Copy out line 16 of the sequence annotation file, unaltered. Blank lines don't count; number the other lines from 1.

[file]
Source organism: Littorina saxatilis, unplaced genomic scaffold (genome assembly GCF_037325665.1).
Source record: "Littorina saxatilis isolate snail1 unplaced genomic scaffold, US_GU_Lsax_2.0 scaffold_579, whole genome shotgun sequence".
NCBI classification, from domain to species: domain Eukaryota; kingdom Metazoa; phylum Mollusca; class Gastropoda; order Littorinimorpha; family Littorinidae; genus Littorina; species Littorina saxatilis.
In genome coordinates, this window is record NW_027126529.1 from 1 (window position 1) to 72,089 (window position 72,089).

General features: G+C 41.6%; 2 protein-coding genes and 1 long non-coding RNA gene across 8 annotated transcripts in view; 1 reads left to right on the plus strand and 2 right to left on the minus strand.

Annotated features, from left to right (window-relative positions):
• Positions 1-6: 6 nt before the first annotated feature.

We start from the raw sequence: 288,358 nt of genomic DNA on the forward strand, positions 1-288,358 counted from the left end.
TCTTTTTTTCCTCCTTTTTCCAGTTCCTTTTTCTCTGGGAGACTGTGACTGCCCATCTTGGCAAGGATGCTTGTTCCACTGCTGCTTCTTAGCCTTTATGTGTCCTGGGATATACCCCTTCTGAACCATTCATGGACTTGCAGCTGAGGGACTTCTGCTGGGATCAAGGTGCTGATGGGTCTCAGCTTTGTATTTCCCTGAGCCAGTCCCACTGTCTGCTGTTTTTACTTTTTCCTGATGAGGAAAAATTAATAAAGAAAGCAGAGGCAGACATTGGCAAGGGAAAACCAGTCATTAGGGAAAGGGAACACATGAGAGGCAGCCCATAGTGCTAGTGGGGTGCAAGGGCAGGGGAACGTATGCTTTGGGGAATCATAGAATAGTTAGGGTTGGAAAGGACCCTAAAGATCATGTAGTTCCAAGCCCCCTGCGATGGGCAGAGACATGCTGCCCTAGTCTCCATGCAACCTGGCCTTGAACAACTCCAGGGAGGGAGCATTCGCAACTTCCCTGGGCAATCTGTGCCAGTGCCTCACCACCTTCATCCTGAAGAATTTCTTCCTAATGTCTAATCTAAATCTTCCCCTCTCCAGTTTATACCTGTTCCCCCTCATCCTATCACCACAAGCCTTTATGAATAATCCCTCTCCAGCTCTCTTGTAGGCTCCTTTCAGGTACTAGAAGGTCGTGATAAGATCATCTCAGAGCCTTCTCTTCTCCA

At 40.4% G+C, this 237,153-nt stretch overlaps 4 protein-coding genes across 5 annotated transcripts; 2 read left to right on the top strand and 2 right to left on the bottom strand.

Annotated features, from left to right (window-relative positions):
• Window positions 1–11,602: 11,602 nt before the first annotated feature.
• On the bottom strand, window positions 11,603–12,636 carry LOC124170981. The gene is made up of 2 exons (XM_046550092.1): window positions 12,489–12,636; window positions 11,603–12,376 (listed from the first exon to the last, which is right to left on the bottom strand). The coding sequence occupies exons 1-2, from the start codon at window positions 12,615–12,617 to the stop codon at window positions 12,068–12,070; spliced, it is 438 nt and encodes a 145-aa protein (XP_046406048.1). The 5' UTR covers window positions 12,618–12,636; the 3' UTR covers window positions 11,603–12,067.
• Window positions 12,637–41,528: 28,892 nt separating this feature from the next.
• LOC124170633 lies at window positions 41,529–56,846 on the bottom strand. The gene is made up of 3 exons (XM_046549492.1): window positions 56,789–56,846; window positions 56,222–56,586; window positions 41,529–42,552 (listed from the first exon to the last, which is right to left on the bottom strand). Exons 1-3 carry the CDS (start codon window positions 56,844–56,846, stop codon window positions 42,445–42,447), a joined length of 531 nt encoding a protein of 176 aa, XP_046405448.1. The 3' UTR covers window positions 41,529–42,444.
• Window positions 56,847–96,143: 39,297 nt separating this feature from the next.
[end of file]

• Window positions 56,847–96,143: 39,297 nt separating this feature from the next.